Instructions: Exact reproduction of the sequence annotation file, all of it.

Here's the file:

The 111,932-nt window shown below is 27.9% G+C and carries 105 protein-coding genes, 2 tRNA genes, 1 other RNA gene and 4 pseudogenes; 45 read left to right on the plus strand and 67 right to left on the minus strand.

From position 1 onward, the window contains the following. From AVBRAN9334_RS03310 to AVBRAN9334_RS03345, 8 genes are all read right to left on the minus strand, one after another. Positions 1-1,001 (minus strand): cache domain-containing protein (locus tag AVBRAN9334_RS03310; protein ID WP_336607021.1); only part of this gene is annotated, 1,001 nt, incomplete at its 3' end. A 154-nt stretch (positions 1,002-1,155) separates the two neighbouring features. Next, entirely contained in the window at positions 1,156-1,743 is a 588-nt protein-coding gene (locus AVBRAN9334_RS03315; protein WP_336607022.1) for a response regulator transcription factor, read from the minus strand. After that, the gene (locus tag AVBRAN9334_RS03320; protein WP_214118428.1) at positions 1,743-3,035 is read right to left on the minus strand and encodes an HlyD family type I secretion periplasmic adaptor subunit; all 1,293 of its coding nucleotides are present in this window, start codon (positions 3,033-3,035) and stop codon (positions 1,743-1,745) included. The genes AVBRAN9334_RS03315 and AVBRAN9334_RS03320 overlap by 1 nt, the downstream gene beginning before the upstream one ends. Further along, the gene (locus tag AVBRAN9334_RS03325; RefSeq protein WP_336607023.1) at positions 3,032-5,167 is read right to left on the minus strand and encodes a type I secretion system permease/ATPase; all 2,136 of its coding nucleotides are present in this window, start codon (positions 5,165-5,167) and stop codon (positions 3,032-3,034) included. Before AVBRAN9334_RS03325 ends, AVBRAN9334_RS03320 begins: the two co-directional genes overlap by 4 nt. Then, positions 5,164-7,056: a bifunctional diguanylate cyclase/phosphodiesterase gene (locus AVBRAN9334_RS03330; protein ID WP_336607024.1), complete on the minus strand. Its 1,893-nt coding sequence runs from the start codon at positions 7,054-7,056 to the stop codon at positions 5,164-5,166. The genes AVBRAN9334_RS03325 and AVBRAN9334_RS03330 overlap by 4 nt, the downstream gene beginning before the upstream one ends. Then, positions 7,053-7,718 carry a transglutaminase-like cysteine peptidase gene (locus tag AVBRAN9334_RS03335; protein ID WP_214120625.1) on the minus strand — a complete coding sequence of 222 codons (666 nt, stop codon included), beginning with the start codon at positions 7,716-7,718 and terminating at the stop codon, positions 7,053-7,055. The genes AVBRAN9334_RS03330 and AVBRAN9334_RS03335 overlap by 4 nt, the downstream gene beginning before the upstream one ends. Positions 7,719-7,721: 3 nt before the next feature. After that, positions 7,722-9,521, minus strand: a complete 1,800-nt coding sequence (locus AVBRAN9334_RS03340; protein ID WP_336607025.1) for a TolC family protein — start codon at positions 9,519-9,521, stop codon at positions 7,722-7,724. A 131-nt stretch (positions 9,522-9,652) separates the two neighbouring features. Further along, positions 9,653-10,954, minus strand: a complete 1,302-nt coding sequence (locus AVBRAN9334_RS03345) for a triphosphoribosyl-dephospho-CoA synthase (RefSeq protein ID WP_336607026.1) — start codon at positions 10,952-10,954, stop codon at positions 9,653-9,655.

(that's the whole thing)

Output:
The 111,932-nt window shown below is 27.9% G+C and carries 105 protein-coding genes, 2 tRNA genes, 1 other RNA gene and 4 pseudogenes; 45 read left to right on the plus strand and 67 right to left on the minus strand.

From position 1 onward, the window contains the following. From AVBRAN9334_RS03310 to AVBRAN9334_RS03345, 8 genes are all read right to left on the minus strand, one after another. Positions 1-1,001 (minus strand): cache domain-containing protein (locus tag AVBRAN9334_RS03310; protein ID WP_336607021.1); only part of this gene is annotated, 1,001 nt, incomplete at its 3' end. A 154-nt stretch (positions 1,002-1,155) separates the two neighbouring features. Next, entirely contained in the window at positions 1,156-1,743 is a 588-nt protein-coding gene (locus AVBRAN9334_RS03315; protein WP_336607022.1) for a response regulator transcription factor, read from the minus strand. After that, the gene (locus tag AVBRAN9334_RS03320; protein WP_214118428.1) at positions 1,743-3,035 is read right to left on the minus strand and encodes an HlyD family type I secretion periplasmic adaptor subunit; all 1,293 of its coding nucleotides are present in this window, start codon (positions 3,033-3,035) and stop codon (positions 1,743-1,745) included. The genes AVBRAN9334_RS03315 and AVBRAN9334_RS03320 overlap by 1 nt, the downstream gene beginning before the upstream one ends. Further along, the gene (locus tag AVBRAN9334_RS03325; RefSeq protein WP_336607023.1) at positions 3,032-5,167 is read right to left on the minus strand and encodes a type I secretion system permease/ATPase; all 2,136 of its coding nucleotides are present in this window, start codon (positions 5,165-5,167) and stop codon (positions 3,032-3,034) included. Before AVBRAN9334_RS03325 ends, AVBRAN9334_RS03320 begins: the two co-directional genes overlap by 4 nt. Then, positions 5,164-7,056: a bifunctional diguanylate cyclase/phosphodiesterase gene (locus AVBRAN9334_RS03330; protein ID WP_336607024.1), complete on the minus strand. Its 1,893-nt coding sequence runs from the start codon at positions 7,054-7,056 to the stop codon at positions 5,164-5,166. The genes AVBRAN9334_RS03325 and AVBRAN9334_RS03330 overlap by 4 nt, the downstream gene beginning before the upstream one ends. Then, positions 7,053-7,718 carry a transglutaminase-like cysteine peptidase gene (locus tag AVBRAN9334_RS03335; protein ID WP_214120625.1) on the minus strand — a complete coding sequence of 222 codons (666 nt, stop codon included), beginning with the start codon at positions 7,716-7,718 and terminating at the stop codon, positions 7,053-7,055. The genes AVBRAN9334_RS03330 and AVBRAN9334_RS03335 overlap by 4 nt, the downstream gene beginning before the upstream one ends. Positions 7,719-7,721: 3 nt before the next feature. After that, positions 7,722-9,521, minus strand: a complete 1,800-nt coding sequence (locus AVBRAN9334_RS03340; protein ID WP_336607025.1) for a TolC family protein — start codon at positions 9,519-9,521, stop codon at positions 7,722-7,724. A 131-nt stretch (positions 9,522-9,652) separates the two neighbouring features. Further along, positions 9,653-10,954, minus strand: a complete 1,302-nt coding sequence (locus AVBRAN9334_RS03345) for a triphosphoribosyl-dephospho-CoA synthase (RefSeq protein ID WP_336607026.1) — start codon at positions 10,952-10,954, stop codon at positions 9,653-9,655.